13.12.2005

Globalization failing to create new, quality jobs or reduce poverty - ILO report sees wide gaps in wages, productivity gains

Global economic growth is increasingly failing to translate into new and better
jobs that lead to a reduction in poverty, according to a new report issued by
the International Labour Office (ILO). In the report, the ILO points out that
within this global trend, different regions show mixed results in terms of job
creation, productivity results, wage improvements and poverty reduction.

"The key message is that up to now better jobs and income for the world's
workers has not been a priority in policy-making", said ILO Director-General
Juan Somavia. "Globalization has so far not led to the creation of sufficient
and sustainable decent work opportunities around the world. That has to change,
and as many leaders have already said we must make decent work a central
objective of all economic and social policies. This report can be a useful tool
for promoting that objective."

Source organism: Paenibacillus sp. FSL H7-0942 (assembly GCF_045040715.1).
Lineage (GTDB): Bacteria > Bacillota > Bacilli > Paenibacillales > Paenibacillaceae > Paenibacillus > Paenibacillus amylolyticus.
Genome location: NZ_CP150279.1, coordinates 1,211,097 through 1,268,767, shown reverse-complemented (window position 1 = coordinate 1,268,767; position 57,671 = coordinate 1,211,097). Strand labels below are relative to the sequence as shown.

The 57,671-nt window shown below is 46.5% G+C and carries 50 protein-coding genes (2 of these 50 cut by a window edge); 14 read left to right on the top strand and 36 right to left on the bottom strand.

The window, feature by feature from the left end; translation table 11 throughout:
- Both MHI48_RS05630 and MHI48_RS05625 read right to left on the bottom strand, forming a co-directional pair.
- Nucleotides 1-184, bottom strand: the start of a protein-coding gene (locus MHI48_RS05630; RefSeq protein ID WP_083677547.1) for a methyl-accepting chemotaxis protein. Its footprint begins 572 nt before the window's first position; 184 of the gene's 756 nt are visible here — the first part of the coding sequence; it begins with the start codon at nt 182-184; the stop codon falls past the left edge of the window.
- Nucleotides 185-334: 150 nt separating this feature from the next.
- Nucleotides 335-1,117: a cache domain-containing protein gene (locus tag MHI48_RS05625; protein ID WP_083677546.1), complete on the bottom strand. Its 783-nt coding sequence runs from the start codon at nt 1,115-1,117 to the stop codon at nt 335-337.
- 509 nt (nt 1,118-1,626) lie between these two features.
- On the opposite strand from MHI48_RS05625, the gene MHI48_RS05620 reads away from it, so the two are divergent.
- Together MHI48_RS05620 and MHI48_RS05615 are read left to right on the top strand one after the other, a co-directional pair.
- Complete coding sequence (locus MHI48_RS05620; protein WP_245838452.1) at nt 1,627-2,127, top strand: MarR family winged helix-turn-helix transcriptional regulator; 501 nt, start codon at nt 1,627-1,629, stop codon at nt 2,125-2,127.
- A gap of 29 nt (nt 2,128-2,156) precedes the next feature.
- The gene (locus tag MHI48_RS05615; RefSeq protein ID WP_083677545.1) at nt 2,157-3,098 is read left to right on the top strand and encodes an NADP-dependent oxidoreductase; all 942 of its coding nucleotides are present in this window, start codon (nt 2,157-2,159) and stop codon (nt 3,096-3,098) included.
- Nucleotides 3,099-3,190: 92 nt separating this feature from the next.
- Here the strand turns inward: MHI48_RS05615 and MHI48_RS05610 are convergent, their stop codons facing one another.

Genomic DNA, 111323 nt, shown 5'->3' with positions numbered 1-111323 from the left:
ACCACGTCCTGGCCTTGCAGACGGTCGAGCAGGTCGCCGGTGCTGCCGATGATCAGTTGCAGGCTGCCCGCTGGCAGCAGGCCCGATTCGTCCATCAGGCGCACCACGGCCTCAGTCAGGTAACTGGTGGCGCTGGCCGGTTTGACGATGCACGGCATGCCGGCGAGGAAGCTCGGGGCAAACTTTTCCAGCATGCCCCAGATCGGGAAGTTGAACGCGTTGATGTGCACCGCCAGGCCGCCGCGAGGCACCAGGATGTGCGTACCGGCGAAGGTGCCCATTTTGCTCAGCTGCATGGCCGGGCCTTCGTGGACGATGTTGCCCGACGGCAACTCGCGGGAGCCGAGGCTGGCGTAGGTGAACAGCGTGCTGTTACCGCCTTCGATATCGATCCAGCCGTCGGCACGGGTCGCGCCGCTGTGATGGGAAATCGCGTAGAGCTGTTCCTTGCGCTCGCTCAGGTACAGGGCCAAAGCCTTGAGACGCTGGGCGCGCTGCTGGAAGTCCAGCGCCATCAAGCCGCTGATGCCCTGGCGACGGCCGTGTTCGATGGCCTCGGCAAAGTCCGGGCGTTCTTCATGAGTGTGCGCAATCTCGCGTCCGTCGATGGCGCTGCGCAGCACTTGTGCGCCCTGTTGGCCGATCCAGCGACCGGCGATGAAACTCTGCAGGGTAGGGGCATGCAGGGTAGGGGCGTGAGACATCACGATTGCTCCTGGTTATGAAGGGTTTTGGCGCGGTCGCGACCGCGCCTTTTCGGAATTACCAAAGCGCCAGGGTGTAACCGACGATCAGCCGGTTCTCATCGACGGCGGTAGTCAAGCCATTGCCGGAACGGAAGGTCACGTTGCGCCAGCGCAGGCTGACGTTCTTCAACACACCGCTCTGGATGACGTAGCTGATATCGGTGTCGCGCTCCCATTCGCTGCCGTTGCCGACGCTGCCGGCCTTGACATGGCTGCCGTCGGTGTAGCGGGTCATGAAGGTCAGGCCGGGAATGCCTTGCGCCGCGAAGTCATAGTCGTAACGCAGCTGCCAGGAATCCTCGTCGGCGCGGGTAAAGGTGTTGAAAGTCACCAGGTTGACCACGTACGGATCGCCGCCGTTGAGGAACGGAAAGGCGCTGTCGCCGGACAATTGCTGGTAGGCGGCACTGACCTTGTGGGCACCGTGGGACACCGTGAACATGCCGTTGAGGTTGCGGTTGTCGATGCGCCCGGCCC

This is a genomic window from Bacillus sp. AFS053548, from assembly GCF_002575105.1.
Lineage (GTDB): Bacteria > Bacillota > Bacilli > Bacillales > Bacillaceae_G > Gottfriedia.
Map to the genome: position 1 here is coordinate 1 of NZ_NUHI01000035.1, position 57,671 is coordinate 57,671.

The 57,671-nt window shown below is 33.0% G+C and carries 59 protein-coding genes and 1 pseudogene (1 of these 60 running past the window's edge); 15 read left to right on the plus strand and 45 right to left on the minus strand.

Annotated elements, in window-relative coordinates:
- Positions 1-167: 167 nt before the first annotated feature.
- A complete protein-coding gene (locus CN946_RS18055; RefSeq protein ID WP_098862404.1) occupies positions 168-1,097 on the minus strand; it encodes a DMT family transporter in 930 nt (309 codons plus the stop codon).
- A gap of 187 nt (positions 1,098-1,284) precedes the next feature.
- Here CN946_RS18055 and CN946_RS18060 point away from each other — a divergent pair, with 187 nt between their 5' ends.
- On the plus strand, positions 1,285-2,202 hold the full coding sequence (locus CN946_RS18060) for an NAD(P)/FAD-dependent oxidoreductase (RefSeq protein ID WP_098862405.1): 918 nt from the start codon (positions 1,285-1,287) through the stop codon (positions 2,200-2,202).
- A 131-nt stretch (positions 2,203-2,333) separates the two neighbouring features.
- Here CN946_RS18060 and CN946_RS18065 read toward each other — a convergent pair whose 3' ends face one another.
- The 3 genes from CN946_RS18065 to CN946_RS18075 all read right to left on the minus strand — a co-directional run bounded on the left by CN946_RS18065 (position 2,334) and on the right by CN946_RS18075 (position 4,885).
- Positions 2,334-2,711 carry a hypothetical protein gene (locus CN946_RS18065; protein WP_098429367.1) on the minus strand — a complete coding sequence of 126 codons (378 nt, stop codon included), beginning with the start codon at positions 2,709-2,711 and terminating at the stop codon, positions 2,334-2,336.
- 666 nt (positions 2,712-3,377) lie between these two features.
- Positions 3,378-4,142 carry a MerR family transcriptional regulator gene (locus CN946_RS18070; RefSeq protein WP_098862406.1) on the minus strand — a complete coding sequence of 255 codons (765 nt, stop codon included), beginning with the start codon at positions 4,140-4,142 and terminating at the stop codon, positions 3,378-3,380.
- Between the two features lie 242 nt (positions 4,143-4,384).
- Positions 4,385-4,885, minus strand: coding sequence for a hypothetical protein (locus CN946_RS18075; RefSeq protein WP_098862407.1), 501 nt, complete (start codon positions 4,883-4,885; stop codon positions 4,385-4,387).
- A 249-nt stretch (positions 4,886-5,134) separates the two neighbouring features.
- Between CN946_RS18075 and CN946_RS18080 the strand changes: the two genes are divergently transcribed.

The report emphasizes that in many developing economies the problem is mainly a
lack of decent and productive work opportunities rather than outright
unemployment. Women and men are working long and hard for very little because
their only alternative is to have no income at all.

The new report paints an in-depth picture of both the quantity and quality of
jobs around the world by examining 20 key indicators of the labour market. It
covers quantitative topics such as labour force participation, employment,
inactivity, employment elasticities, sectoral employment, labour productivity
and unemployment, and qualitative issues such as hours worked, wages,
employment status, unemployment duration and others.

More information


AplusA-online.de - Source: International Labour Office (ILO)